Media images may deter women from breast feeding

November 09, 2000

Representing infant feeding: content analysis of British media portrayals of bottle feeding and breast feeding

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Breast and bottle feeding are portrayed very differently in UK mass media and may have a negative impact on women's decisions about breast feeding, according to a study from Brunel University in this week's BMJ.

Bottle feeding was shown on television and in newspapers more frequently than breast feeding and was presented as less problematic. Bottle feeding was associated with "ordinary" families whereas breast feeding was associated with middle class or celebrity women according to an analysis of more than 200 TV and newspaper mentions in March 1999, conducted by Henderson and Kitzinger of the Centre for Communications Research at Brunel.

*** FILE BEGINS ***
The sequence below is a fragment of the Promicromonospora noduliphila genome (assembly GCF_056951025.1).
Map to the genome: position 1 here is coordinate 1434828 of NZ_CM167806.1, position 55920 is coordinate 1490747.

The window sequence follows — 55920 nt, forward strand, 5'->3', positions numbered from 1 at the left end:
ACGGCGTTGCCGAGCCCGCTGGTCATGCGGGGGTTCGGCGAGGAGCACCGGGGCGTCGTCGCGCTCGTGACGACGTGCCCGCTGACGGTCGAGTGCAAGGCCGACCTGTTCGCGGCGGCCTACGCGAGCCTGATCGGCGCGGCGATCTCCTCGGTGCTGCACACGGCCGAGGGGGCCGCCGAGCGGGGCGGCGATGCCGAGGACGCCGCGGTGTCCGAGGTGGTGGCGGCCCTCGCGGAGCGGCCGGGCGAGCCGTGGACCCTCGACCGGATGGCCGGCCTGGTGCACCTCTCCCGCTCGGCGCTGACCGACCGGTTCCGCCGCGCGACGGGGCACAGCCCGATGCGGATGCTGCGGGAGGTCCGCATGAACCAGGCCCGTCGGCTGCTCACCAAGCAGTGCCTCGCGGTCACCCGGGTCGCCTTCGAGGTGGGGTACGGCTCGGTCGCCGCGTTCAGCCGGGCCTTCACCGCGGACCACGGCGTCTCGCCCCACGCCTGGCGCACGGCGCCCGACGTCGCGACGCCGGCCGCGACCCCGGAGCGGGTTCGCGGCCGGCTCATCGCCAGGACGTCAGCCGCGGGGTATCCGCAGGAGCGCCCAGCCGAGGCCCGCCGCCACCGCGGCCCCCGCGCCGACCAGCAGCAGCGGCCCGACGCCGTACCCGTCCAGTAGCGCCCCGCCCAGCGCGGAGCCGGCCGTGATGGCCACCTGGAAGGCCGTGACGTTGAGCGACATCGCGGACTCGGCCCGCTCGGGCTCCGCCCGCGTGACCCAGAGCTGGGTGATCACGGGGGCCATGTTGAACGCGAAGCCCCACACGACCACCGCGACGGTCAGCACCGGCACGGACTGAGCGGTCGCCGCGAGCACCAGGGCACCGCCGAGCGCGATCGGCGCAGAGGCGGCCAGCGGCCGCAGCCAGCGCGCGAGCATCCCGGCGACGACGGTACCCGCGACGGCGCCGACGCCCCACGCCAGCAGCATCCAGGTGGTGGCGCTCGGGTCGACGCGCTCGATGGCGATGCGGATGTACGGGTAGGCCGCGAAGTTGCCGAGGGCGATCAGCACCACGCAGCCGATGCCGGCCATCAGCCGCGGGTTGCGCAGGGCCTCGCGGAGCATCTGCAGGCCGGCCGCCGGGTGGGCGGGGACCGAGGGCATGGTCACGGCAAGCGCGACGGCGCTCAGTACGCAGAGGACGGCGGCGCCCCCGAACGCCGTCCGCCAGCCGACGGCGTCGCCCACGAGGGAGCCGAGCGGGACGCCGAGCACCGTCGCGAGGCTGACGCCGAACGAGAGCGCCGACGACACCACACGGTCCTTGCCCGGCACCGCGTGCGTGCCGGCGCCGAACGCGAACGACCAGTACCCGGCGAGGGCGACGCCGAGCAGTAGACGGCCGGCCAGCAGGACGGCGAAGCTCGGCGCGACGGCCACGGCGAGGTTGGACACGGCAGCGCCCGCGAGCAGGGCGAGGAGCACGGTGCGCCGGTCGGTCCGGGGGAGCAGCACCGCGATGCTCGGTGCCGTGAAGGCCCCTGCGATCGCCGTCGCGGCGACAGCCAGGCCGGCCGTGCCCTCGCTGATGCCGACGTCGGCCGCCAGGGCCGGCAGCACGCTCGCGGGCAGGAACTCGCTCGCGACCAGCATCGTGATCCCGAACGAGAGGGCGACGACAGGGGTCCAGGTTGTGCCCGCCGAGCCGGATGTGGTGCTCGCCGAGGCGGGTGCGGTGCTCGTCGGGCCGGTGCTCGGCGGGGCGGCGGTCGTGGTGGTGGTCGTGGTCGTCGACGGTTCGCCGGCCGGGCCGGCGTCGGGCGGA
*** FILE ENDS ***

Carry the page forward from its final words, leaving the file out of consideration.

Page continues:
The authors warn that the health risks of formula milk and the health benefits of breast feeding were rarely mentioned and health professionals should be aware of the potential impact on women's choices about breast versus bottle feeding.
-end-
Contact:

Lesley Henderson, Centre for Media and Communications Research, Department of Human Sciences, Brunel University, London, UK
Tel: 44-0-1895-203-123
Mobile (for Thursday 9 Nov and Friday 10 Nov): 0794 114 8099
Fax: 44-0-1895-203-155 Email: lesley.henderson@brunel.ac.uk

BMJ

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